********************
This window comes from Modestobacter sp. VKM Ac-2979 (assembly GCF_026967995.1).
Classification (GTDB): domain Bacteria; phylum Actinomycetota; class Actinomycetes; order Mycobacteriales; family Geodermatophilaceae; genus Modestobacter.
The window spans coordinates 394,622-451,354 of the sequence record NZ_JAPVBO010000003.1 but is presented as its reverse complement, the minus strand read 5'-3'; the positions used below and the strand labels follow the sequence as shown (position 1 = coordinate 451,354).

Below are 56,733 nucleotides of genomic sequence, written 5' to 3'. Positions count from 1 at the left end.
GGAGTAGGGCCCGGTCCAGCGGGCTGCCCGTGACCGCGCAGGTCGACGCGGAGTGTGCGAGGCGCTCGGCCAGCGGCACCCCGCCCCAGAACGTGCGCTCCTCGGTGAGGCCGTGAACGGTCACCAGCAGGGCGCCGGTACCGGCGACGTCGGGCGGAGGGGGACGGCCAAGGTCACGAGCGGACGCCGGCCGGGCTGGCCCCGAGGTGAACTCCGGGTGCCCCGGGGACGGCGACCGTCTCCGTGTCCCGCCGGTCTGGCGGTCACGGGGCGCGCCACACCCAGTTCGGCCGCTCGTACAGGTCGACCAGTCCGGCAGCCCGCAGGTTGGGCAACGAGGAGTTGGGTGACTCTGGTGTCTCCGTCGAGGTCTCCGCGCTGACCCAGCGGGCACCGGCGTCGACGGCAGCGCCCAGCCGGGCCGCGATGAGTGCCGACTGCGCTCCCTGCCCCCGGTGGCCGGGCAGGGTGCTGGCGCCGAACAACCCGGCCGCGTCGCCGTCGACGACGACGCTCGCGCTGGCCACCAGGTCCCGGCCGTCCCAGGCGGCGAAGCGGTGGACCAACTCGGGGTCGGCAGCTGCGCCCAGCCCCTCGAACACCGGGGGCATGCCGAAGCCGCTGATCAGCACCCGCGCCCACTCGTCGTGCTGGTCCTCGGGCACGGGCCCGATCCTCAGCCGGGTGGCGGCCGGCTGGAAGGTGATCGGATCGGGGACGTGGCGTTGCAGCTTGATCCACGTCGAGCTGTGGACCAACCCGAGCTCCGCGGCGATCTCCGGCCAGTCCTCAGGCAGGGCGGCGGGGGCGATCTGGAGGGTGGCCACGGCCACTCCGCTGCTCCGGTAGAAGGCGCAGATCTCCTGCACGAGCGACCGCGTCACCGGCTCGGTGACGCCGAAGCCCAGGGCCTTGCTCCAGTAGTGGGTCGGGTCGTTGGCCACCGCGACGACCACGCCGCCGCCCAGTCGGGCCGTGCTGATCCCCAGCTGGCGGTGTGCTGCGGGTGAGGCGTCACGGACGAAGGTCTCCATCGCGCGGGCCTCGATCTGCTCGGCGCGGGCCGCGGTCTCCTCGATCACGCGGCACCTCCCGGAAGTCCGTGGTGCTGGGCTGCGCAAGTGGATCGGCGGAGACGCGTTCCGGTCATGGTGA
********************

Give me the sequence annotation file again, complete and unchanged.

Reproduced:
This window comes from Modestobacter sp. VKM Ac-2979 (assembly GCF_026967995.1).
Classification (GTDB): domain Bacteria; phylum Actinomycetota; class Actinomycetes; order Mycobacteriales; family Geodermatophilaceae; genus Modestobacter.
The window spans coordinates 394,622-451,354 of the sequence record NZ_JAPVBO010000003.1 but is presented as its reverse complement, the minus strand read 5'-3'; the positions used below and the strand labels follow the sequence as shown (position 1 = coordinate 451,354).

Below are 56,733 nucleotides of genomic sequence, written 5' to 3'. Positions count from 1 at the left end.
GGAGTAGGGCCCGGTCCAGCGGGCTGCCCGTGACCGCGCAGGTCGACGCGGAGTGTGCGAGGCGCTCGGCCAGCGGCACCCCGCCCCAGAACGTGCGCTCCTCGGTGAGGCCGTGAACGGTCACCAGCAGGGCGCCGGTACCGGCGACGTCGGGCGGAGGGGGACGGCCAAGGTCACGAGCGGACGCCGGCCGGGCTGGCCCCGAGGTGAACTCCGGGTGCCCCGGGGACGGCGACCGTCTCCGTGTCCCGCCGGTCTGGCGGTCACGGGGCGCGCCACACCCAGTTCGGCCGCTCGTACAGGTCGACCAGTCCGGCAGCCCGCAGGTTGGGCAACGAGGAGTTGGGTGACTCTGGTGTCTCCGTCGAGGTCTCCGCGCTGACCCAGCGGGCACCGGCGTCGACGGCAGCGCCCAGCCGGGCCGCGATGAGTGCCGACTGCGCTCCCTGCCCCCGGTGGCCGGGCAGGGTGCTGGCGCCGAACAACCCGGCCGCGTCGCCGTCGACGACGACGCTCGCGCTGGCCACCAGGTCCCGGCCGTCCCAGGCGGCGAAGCGGTGGACCAACTCGGGGTCGGCAGCTGCGCCCAGCCCCTCGAACACCGGGGGCATGCCGAAGCCGCTGATCAGCACCCGCGCCCACTCGTCGTGCTGGTCCTCGGGCACGGGCCCGATCCTCAGCCGGGTGGCGGCCGGCTGGAAGGTGATCGGATCGGGGACGTGGCGTTGCAGCTTGATCCACGTCGAGCTGTGGACCAACCCGAGCTCCGCGGCGATCTCCGGCCAGTCCTCAGGCAGGGCGGCGGGGGCGATCTGGAGGGTGGCCACGGCCACTCCGCTGCTCCGGTAGAAGGCGCAGATCTCCTGCACGAGCGACCGCGTCACCGGCTCGGTGACGCCGAAGCCCAGGGCCTTGCTCCAGTAGTGGGTCGGGTCGTTGGCCACCGCGACGACCACGCCGCCGCCCAGTCGGGCCGTGCTGATCCCCAGCTGGCGGTGTGCTGCGGGTGAGGCGTCACGGACGAAGGTCTCCATCGCGCGGGCCTCGATCTGCTCGGCGCGGGCCGCGGTCTCCTCGATCACGCGGCACCTCCCGGAAGTCCGTGGTGCTGGGCTGCGCAAGTGGATCGGCGGAGACGCGTTCCGGTCATGGTGA